To better understand PlGF/Flt-1 signaling in the setting of human disease, investigators have capitalized on the observations that both PlGF and the circulating form of the Flt-1 receptor—soluble Fms-like tyrosine kinase receptor 1 (sFlt-1)—can be easily quantified, providing a method to conveniently gauge overall PlGF and sFlt-1 activity in patients with cardiovascular disorders. During pregnancy, changes in circulating PlGF and sFlt-1 reflect impaired endothelial and glomerular function and predict preeclamptic risk (13,14). In patients with chest pain and acute coronary syndromes, higher PlGF levels are seen in those with myocardial infarction (MI) and are associated with an increased risk of short- and long-term adverse outcomes (12,15,16). Studies of circulating sFlt-1 have demonstrated conflicting results, with some studies noting higher levels during acute MI compared with control patients (11) and others noting lower plasma levels in patients during the acute phase of MI compared with control subjects (17,18).
Although PlGF and sFlt-1 might be important disease modifiers in chronic human HF, neither factor has been comprehensively studied in this population. The largest published experience on PlGF was a cross-sectional study of 98 patients that showed a positive relationship between PlGF levels and New York Heart Association (NYHA) functional class in ischemic HF but not in nonischemic disease (19). Circulating sFlt-1 has not been studied in human HF.
The purpose of our study was to evaluate circulating PlGF and sFlt-1 as clinical biomarkers in a multicenter cohort of 1,403 ambulatory HF outpatients. Our goals were: 1) to determine the factors that independently affect baseline levels of PlGF and sFlt-1 in chronic HF; and 2) to test the hypotheses that PlGF and sFlt-1 predict the combined outcome of ventricular assist device (VAD) placement, cardiac transplantation, or death.
The Penn Heart Failure Study is a multicenter prospective cohort study of outpatients with primarily chronic systolic HF recruited from referral centers at the University of Pennsylvania (Philadelphia, Pennsylvania), Case Western University (Cleveland, Ohio), and the University of Wisconsin (Madison, Wisconsin) (20). The primary inclusion criterion is a clinical diagnosis of HF. Participants are excluded if they have a noncardiac condition resulting in an expected mortality of <6 months, as judged by the treating physician, or if they were unable or unwilling to provide informed consent.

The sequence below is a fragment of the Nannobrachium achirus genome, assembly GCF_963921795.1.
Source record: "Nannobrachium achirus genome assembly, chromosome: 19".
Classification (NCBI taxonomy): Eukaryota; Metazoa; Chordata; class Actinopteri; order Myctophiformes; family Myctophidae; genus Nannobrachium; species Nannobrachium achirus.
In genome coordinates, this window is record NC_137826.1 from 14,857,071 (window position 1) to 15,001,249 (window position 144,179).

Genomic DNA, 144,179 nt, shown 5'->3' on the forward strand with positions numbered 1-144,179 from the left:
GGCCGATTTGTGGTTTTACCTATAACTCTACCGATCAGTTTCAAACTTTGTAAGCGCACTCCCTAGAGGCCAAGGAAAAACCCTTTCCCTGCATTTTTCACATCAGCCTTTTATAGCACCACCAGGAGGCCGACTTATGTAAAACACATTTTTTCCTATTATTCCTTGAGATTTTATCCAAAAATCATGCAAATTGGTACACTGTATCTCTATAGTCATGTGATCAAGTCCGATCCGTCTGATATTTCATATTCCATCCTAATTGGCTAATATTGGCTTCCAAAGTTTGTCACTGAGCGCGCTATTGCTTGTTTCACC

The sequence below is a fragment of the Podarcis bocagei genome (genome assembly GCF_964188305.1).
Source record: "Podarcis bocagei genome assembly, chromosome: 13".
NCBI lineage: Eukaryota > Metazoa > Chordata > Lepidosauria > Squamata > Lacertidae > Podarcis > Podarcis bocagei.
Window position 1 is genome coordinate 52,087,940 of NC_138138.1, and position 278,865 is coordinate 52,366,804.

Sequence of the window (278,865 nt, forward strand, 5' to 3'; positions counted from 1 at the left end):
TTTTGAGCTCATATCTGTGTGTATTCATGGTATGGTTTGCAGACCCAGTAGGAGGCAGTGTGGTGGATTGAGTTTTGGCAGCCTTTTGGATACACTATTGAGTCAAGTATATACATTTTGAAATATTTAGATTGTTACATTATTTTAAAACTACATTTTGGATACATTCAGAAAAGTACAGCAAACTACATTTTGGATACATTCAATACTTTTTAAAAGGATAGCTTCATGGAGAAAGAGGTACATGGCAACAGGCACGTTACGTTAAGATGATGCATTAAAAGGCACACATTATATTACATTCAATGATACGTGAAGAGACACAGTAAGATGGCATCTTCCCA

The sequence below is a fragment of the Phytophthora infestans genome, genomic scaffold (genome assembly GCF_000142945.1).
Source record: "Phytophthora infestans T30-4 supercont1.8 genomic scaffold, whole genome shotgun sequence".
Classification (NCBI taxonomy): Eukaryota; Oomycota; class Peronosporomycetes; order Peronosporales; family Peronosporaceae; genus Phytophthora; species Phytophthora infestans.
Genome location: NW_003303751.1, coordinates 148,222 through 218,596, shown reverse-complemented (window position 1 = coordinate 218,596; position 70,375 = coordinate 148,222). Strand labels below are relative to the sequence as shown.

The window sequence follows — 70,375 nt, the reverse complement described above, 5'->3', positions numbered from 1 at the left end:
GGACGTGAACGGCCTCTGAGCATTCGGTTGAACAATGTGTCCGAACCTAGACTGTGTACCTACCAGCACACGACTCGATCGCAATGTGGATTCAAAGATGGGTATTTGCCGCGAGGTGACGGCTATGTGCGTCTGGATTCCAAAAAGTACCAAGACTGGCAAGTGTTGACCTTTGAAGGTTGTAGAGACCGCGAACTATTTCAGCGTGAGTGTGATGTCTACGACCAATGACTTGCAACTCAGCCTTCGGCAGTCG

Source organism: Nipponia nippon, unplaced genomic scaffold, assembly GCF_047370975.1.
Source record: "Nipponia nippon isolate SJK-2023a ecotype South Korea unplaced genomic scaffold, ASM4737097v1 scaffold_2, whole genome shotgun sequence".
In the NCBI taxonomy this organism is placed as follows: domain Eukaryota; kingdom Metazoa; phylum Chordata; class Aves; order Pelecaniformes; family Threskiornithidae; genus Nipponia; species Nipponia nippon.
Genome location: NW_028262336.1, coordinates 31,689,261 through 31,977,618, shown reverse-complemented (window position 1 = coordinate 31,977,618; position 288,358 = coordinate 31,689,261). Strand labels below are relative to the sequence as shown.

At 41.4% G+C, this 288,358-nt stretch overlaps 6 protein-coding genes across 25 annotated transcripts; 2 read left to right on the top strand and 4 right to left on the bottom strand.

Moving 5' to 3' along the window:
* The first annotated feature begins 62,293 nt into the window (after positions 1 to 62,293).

At time of study entry, detailed clinical data were obtained with a standardized questionnaire administered to the patient and physician, with verification via medical records. Venous blood samples were obtained at enrollment, processed, and stored at −80°C until time of assay. Follow-up events, including all-cause mortality, cardiac transplantation, and VAD placement, were prospectively ascertained every 6 months.
All participants provided written, informed consent, and the Penn Heart Failure Study protocol was approved by participating institutional review boards.
All biomarkers were measured from the same aliquot from a banked plasma sample that was obtained at time of study entry. The PlGF and sFlt-1were measured with prototype ARCHITECT immunoassays (Abbott Laboratories, Abbott Park, Illinois). The sFlt-1 immunoassay measures both free and bound sFlt-1, with an assay range of 15 to 50,000 pg/ml. The intra- and inter-assay coefficients of variation (CV) ranged from 1.3% to 5.2% and 1.9% to 5.9%, respectively. The PlGF immunoassay measures the free and not bound PlGF-1 with approximately 20% cross-reactivity with the PlGF-2 isoform, with an assay range from 1 to 1,500 pg/ml. The intraassay and interassay CV ranged from 1.4% to 6.7% and 1.8% to 6.7%, respectively.
The B-type natriuretic peptide (BNP) was measured with the ARCHITECT BNP chemiluminescent microparticle immunoassay (Abbott Laboratories) as previously described (21). The assay range was from 10 to 5,000 pg/ml. The intraassay and interassay CV ranged from 0.9% to 5.6% and 1.7% to 6.7%, respectively.